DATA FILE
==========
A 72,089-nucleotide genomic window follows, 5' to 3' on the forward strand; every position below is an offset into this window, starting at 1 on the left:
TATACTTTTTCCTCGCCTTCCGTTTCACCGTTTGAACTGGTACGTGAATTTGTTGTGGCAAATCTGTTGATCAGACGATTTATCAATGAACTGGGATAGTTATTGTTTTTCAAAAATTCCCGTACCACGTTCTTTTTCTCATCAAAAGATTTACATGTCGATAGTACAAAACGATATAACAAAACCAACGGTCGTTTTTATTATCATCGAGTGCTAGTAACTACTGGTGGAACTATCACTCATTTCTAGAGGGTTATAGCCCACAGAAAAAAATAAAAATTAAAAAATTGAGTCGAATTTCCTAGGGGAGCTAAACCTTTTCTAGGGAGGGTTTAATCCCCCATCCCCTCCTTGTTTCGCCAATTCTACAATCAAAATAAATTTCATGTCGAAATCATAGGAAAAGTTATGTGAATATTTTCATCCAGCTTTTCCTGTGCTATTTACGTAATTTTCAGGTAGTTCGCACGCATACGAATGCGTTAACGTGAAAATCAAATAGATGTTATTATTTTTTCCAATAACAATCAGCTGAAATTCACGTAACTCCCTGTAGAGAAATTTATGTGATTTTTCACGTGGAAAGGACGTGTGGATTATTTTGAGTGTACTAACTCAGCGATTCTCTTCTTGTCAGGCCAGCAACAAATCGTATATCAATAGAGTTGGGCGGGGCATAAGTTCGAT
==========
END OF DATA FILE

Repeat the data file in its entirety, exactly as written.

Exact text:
A 72,089-nucleotide genomic window follows, 5' to 3' on the forward strand; every position below is an offset into this window, starting at 1 on the left:
TATACTTTTTCCTCGCCTTCCGTTTCACCGTTTGAACTGGTACGTGAATTTGTTGTGGCAAATCTGTTGATCAGACGATTTATCAATGAACTGGGATAGTTATTGTTTTTCAAAAATTCCCGTACCACGTTCTTTTTCTCATCAAAAGATTTACATGTCGATAGTACAAAACGATATAACAAAACCAACGGTCGTTTTTATTATCATCGAGTGCTAGTAACTACTGGTGGAACTATCACTCATTTCTAGAGGGTTATAGCCCACAGAAAAAAATAAAAATTAAAAAATTGAGTCGAATTTCCTAGGGGAGCTAAACCTTTTCTAGGGAGGGTTTAATCCCCCATCCCCTCCTTGTTTCGCCAATTCTACAATCAAAATAAATTTCATGTCGAAATCATAGGAAAAGTTATGTGAATATTTTCATCCAGCTTTTCCTGTGCTATTTACGTAATTTTCAGGTAGTTCGCACGCATACGAATGCGTTAACGTGAAAATCAAATAGATGTTATTATTTTTTCCAATAACAATCAGCTGAAATTCACGTAACTCCCTGTAGAGAAATTTATGTGATTTTTCACGTGGAAAGGACGTGTGGATTATTTTGAGTGTACTAACTCAGCGATTCTCTTCTTGTCAGGCCAGCAACAAATCGTATATCAATAGAGTTGGGCGGGGCATAAGTTCGAT